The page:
Election campaigns are strange times. There can be a lot of talk about policy, but the real policy apparatus of government goes into limbo. Little gets done; politicians’ attentions are elsewhere.
For those of us who generally expect government attention to worsen outcomes rather than improve anything, election campaigns can provide a bit of breathing room.
It’s unlikely that anyone will actually impose particularly bad pieces of regulation during an election period. As bad as policies promised during the campaign might be, there is always some hope that the daftest do not make it through coalition negotiations.
During a global pandemic and recession, things are a bit different. A lot of work has been piling up, not only during the election campaign, but also in the lead-up to it. New Zealand’s border systems need to scale up, safely, to deal with the potential for a long haul ahead.
Last week, Singapore Airlines warned that international travel is unlikely to return to normal for two years. Even if a vaccine is proven effective in the next few months, scaling up production and distribution could easily take a year or more.
While New Zealand’s border systems have got us through, they do not operate at anything near the capacity needed for a longer haul. They could make do for a few months, but the costs of indefinitely deferred travel add up.
Projects with hundreds of millions of dollars at stake have been held up because bringing necessary experts in from abroad has simply been too hard. And families remain separated by a lack of spaces in managed isolation.
Proposals for improving things, in the lead-up to an election, were just too politically risky to consider. Now that the election is over, it’s time to start thinking.
Passengers from different places come with different amounts of risk. It makes sense that travellers from places where Covid-19 rates are high, like America, India, Brazil and the United Kingdom, should be isolated for a full two weeks. But direct flights from Taiwan carrying only people who have not been outside of Taiwan recently are as safe as domestic flights within New Zealand. The Australian Capital Territory (ACT) has not had a new confirmed Covid-19 case since July. Vietnam has kept Covid-19 successfully under control.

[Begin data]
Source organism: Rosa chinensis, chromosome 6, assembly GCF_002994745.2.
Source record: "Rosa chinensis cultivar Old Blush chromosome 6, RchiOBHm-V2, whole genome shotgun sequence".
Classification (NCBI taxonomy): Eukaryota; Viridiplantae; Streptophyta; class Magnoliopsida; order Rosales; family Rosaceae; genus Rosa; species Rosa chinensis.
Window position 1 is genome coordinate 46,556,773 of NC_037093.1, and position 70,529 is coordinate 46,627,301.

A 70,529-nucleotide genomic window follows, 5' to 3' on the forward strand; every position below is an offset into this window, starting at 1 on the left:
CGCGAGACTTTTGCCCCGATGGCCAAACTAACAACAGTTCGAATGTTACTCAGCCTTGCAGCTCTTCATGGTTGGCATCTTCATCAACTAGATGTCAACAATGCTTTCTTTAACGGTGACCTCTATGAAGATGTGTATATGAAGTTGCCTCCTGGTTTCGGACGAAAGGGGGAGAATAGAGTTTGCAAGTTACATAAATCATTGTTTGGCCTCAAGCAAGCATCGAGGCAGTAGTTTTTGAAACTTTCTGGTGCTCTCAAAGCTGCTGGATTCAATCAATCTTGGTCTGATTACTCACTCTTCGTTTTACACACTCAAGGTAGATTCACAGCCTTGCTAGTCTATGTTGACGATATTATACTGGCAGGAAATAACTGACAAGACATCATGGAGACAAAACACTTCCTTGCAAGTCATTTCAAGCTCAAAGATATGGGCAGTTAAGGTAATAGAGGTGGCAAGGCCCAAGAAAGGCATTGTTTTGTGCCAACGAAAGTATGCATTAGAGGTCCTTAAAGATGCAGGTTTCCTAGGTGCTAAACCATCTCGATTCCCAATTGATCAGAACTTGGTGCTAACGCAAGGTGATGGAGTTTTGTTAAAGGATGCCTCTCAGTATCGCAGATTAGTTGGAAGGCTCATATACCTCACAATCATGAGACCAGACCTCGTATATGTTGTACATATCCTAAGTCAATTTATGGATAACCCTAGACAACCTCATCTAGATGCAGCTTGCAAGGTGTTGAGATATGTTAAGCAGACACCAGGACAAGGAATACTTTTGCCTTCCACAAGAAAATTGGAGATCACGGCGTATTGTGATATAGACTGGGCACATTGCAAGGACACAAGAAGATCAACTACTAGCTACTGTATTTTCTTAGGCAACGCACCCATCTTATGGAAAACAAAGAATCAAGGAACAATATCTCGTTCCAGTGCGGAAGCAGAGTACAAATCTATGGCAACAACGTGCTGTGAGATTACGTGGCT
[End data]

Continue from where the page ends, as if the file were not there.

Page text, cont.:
Every safe traveller from a safe place who is required to go through a full two-week stay in managed isolation and quarantine takes up a place that could have been used by another traveller, or by another Kiwi returning home. If the government announced that people arriving on direct flights from places like Taiwan or the ACT need only take a Covid-19 test before travel, present for testing on arrival, and provide contact details in case tracing were required, airlines could start offering those routes.
For other arrivals, layering on additional restrictions can improve safety while offering the potential to shorten stays in isolation, if additional restrictions prove successful.
Requiring passengers to be tested before departure would reduce the chances of transmission in-flight.
Regular wastewater testing at each managed isolation facility could give an early warning that someone in the facility was Covid-positive, and trigger testing of everyone in the facility. Covid-19 can and has spread within managed isolation facilities; the faster that positive cases can be identified and shuttled out to quarantine, the lower the chances that someone soon to leave managed isolation and quarantine catches Covid-19 from a new arrival.
In August, the University of Arizona used this kind of testing regime to prevent Covid-19 spread in its dorm rooms; wastewater testing in New Zealand has remained under investigation for months, with no apparent progress.
And a final mandatory Covid-19 test after leaving isolation would further reduce the risk that a late-onset case, or a case contracted while in isolation, resulted in outbreaks. We were lucky in September that a man who fell ill a few days after leaving managed isolation and quarantine self-isolated and sought testing.
Testbedding these additional layers on top of existing managed isolation and quarantine requirements would check their effectiveness.
If compliance with post-isolation testing proved very high, and if the additional layered restrictions meant cases were caught earlier, the Government could consider shortening stays in managed isolation and quarantine for low risk travellers from lower risk places. If the amount of time spent in managed isolation and quarantine could be halved for those travellers, the effective capacity of that part of the system would double.
International travel will not return to normal without a vaccine. But increasing effective capacity in managed isolation and exempting safe travellers from safe places from having to quarantine would alleviate hardship. Families separated by the border could see each other again. Projects stymied by the inability to get critical workers across the border could re-start. And others could join us to help in the economic recovery.
With the election out of the way, it’s time to start seriously considering options for scaling up safe arrivals. The economic consequences of continuing to ignore the issue are grim.